In December 2015, the Kiên Lương-1 project was "restarted" yet again, with Tan Tao signing a memorandum of understanding with the Ministry of Industry & Trade. The plan at the time was for Unit 1 of Kiên Lương-1 to go online in 2024, and Unit 2 in 2025.[9] By May 2016, Tan Tao had completed compensation for relocating people living on the site of all three phases, and had received a certificate for land use rights. As of June 2016, while no Vietnamese companies were interested in working with Tan Tao on the proposal, both Sinohydro and the Qatar National Bank had expressed interest in working with Tan Tao on Kiên Lương-1.[10][11]

In October 2016, even after repeated additional ultimatums from government officials, the project was still stalled. Apparently, the problem was one of financing: Tan Tao had about $600 million in equity — but the project was slated to cost $7 billion. Tan Tao sought to be guaranteed by the government to borrow on international capital markets, but the Vietnamese government, facing rising public debt, was unwilling to do so.[12]

In April 2017, Vietnam's prime minister agreed with provincial officials' plan to revoke the investment certificate for Kiên Lương-1. They argued that the project's sponsors had taken too long, and pointed to the approval of two gas-fired power plants in Kiên Giang.[13] Press coverage noted that foreign investors may still be interested in the project, including corporations from Korea and France, who continue to be engaged in discussions; SinoHydro Corporation of China; and Qatar National Bank.[14] In February 2020 the National Steering Committee for Electricity Development said that Kien Luong should be built as a gas plant as part of a plan to reduce coal power by 8,760 MW by 2025 and by 6,340 MW by 2030.[15]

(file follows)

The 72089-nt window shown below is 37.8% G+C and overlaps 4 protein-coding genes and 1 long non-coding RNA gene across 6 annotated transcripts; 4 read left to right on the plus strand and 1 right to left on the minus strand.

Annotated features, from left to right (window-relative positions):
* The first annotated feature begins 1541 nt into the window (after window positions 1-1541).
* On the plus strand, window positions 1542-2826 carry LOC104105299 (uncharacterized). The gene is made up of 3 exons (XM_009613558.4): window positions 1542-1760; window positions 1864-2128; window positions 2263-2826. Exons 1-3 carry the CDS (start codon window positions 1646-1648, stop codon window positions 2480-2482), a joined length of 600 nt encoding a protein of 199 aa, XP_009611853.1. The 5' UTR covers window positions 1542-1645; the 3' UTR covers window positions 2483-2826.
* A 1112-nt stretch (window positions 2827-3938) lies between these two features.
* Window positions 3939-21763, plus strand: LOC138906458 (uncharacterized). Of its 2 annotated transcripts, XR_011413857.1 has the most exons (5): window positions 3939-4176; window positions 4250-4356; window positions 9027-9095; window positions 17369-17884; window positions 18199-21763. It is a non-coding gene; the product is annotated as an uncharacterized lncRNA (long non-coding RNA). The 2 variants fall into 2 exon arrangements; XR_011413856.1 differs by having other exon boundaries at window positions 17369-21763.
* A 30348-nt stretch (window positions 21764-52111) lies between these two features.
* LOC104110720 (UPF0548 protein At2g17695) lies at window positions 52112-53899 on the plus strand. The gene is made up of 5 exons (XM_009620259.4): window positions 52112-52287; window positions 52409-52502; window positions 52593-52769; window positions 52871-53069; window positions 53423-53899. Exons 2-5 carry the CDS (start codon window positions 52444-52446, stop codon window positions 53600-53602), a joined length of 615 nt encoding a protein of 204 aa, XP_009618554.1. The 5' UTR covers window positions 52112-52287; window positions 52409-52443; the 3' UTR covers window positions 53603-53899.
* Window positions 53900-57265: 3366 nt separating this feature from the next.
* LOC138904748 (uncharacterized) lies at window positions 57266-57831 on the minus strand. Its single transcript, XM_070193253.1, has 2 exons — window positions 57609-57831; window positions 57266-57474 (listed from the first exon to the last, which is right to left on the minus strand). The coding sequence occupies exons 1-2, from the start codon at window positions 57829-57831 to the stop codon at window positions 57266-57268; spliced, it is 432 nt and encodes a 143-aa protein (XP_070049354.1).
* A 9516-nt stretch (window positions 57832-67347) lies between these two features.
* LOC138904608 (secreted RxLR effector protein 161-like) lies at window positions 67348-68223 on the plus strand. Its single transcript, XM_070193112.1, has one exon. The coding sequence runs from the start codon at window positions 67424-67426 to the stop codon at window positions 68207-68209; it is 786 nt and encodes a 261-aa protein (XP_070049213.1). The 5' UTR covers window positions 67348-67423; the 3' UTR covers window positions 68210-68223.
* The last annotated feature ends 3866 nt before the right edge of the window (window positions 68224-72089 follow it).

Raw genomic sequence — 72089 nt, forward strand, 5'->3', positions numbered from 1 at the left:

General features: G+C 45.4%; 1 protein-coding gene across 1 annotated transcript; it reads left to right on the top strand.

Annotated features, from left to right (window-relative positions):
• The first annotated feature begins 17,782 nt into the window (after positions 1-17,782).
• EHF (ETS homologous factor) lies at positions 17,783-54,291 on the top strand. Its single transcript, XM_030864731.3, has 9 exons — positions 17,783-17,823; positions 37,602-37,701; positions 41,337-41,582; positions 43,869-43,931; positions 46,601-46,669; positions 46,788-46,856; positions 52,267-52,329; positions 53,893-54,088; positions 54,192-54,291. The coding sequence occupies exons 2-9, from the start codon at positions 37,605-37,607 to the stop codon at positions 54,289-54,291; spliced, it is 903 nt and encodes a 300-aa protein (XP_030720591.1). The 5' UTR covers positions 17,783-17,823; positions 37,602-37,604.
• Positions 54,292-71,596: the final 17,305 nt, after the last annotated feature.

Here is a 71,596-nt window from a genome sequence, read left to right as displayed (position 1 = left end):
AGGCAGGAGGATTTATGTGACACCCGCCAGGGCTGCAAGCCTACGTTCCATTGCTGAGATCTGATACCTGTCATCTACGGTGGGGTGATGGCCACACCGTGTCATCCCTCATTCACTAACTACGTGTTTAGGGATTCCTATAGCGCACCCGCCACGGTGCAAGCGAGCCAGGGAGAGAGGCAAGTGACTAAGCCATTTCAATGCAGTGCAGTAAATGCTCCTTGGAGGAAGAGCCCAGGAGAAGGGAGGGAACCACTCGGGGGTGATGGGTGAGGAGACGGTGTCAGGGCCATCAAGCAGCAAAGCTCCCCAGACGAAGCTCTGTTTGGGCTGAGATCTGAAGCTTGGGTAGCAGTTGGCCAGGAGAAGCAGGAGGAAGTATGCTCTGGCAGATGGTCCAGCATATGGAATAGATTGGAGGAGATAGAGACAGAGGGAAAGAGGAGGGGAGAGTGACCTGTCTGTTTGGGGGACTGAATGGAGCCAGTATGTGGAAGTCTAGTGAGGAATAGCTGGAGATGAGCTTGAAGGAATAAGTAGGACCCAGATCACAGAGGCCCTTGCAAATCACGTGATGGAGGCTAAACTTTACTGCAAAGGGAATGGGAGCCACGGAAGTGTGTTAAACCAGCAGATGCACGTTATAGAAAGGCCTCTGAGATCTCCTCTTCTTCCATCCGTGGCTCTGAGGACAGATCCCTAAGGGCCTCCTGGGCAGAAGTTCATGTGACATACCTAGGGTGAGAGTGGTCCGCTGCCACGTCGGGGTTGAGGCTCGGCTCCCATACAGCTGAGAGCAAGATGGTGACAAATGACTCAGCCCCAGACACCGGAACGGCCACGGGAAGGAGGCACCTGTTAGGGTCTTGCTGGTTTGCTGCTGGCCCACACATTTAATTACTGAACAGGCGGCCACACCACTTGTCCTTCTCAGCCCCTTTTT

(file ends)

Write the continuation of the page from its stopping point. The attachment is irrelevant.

Project Details

  • Sponsor: Tan Tao Energy Corporation
  • Parent company: Tan Tao Group
  • Location: Kiên Lương town, Kiên Lương district, Kiên Giang province, Vietnam
  • Coordinates: 10.23225, 104.59886 (exact)
  • Status: Cancelled
  • Gross Capacity: 4,400 MW (Kiên Lương-1: 1,200 MW; Kiên Lương-2: 1,200 MW; Kiên Lương-3: 2,000 MW)
  • Type: Supercritical
  • Projected in service: Kiên Lương-1: 2019[16]; Kiên Lương-2: 2023 and 2024; Kiên Lương-3: 2027 and 2028
  • Coal Type:
  • Coal Source: Australia, Russia, Indonesia
  • Source of financing: Standard Chartered Bank

Articles and resources


  1. Malaysian, Vietnamese Firms to Build Vietnams Biggest Thermo-Power Center, Vietnam Business Forum, Aug. 19, 2008.
  2. EPC Contract Signed for Major Coal-Fired Power Plant, Saigon Times, July 2, 2010.
  3. 3.0 3.1 Kien Giang Hot for Thermal Plant Progress, Viêt Nam News, May 20, 2013.
  4. 4.0 4.1 ITACO to Change Kien Giang Thermal Power Project Model, Vietnam+, Nov. 27, 2013.
  5. 5.0 5.1 Local Authorities, Government in Heated Dispute Over Thermal Power Project, Vietnam Investment Review, Nov. 20, 2013.
  6. Tan Tao Group seeks BOT power plant partners, Vietnam Investment Review, 25 Mar. 2014.
  7. Nhiệt điện Kiên Lương sắp “chung kết” đối tác ngoại, Báo Đầu tư, 3 Oct. 2014.
  8. Kiên Giang: Kiến nghị chuyển NM Nhiệt điện Kiên Lương, Bao Moi, 23 Mar. 2015.
  9. Nhà máy điện Kiên Lương 1 khởi động lại, Khinte Saigon, 11 Dec. 2015.
  10. Dự án Nhiệt điện Kiên Lương 1: Ngoại sốt sắng, nội thờ ơ, Bao Dautu, 7 June 2016.
  11. Công ty Trung Quốc muốn thực hiện Nhiệt điện Kiên Lương,, 4 June 2016.
  12. Dự án tỷ USD dang dở của chị em bà Đặng Thị Hoàng Yến, Đặng Thành Tâm, Blue VN, 5 Oct. 2016.
  13. Kiến nghị thu hồi dự án Trung tâm Nhiệt điện Kiên Lương, Nang Luong Viet Nam, 19 Apr. 2017.
  14. "Kiến nghị thu hồi chủ trương đầu tư dự án Trung tâm nhiệt điện Kiên Lương của Tân Tạo,", 4 April 2017
  15. Công suất các nhà máy điện than sẽ giảm còn 8.760 MW vào năm 2025, Thien Nhien, Feb. 27, 2020
  16. Chuyển đổi hình thức đầu tư dự án nhiệt điện tỷ đô Kiên Lương, FICA, Jan. 13, 2014.